Everyone who has heard of Sverre Varhaug wonders if he is on Wikipedia. His crimes are compared to torture!
Varhaug was a psychologist and abuser. He misused his power to sexually abuse his victims for more than two decades. Ultimately, Varhaug was caught in multiple lawsuit and cases.
Sverre Varhaug Wikipedia
Sverre Varhaug’s Wikipedia bio is asbent for now.
Sverre Varhaug was a famous Norweigan psychologist in Oslo. He became notorious for his back-to-back sexual abuse lawsuit. In fact, reports alleged that Sverre Varhaug’s treatment even resulted in the death of two of his patients.
Psykologen Sverre Varhaug begikk overgrep mot egne pasienter i tiår etter tiår. Systemet sviktet fundamentalt. Det er utilgivelig, skriver jeg i denne kommentaren om VGs avsløringer om #Dukkemannen.https://t.co/q0NH0OEVoq
— Shazia Majid (@ShaziaSarwar) May 2, 2021
The tale of Sverre’s abuse began in 1969. Likewise, the physiologist was working at two hospitals and at his own private practice at that time. But, it was later reported that Varhaug used his power to abuse his patient in the name of treatment.
His Wife And Family Explored
Sverre Varhaug’s wife and children were never disclosed.
Throughout his life, Varhaug moved from one place to another. Similarly, Sverre Varhaug’s main victims were young men. Therefore, many people speculate that Sverre might have been gay at a time when homosexuality was illegal in the country.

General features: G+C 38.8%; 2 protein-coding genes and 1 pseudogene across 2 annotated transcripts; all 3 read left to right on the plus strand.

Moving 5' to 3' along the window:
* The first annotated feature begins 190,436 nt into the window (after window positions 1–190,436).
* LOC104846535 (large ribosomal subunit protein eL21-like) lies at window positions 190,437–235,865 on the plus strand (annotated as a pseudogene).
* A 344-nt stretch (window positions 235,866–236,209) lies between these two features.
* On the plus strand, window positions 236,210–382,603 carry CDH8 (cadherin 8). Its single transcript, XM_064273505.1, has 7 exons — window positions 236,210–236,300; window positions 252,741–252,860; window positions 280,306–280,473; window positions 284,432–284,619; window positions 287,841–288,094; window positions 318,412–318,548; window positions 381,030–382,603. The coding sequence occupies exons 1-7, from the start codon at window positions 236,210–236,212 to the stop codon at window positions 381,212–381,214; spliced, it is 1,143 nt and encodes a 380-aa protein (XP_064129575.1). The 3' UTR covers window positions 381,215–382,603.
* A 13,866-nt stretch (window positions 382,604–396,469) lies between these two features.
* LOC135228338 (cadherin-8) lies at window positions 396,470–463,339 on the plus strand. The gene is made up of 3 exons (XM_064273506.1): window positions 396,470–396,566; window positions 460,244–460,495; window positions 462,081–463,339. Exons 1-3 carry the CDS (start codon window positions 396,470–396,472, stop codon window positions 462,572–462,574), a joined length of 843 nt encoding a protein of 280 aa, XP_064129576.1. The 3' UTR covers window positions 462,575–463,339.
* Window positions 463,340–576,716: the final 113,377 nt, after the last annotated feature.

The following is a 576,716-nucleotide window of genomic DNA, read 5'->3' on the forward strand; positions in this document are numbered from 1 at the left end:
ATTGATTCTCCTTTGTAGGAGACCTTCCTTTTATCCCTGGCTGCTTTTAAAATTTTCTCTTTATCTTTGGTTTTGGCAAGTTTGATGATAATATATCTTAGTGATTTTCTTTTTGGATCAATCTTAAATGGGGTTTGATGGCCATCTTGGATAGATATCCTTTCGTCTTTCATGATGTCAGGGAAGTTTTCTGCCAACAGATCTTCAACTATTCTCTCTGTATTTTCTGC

Sverre Varhaug’s family/familie were native of Hinna district, Norway.
Varhaug and his family were very popular in the town. One of the relatives stated that Sverre supposedly became a “little girly” growing up. Except for this, his parents and relatives never spoke to the media and newspapers.
Where Is He Now?
Sverre Varhaug’s status is unknown for now. He became really quiet after his third lawsuit.
On 23 March 1976, Sverre Varhaug’s victims filed a lawsuit against him. In 1980, the court charged him with adultery and his medical practice was suspended for two years. In addition, the second lawsuit was filed in 1988 for similar reasons.
— Matunda Nishobora (@nishobora) May 3, 2021
In 2002, his third victim came forward. This time the supreme court sentenced him to six months unconditional imprisonment.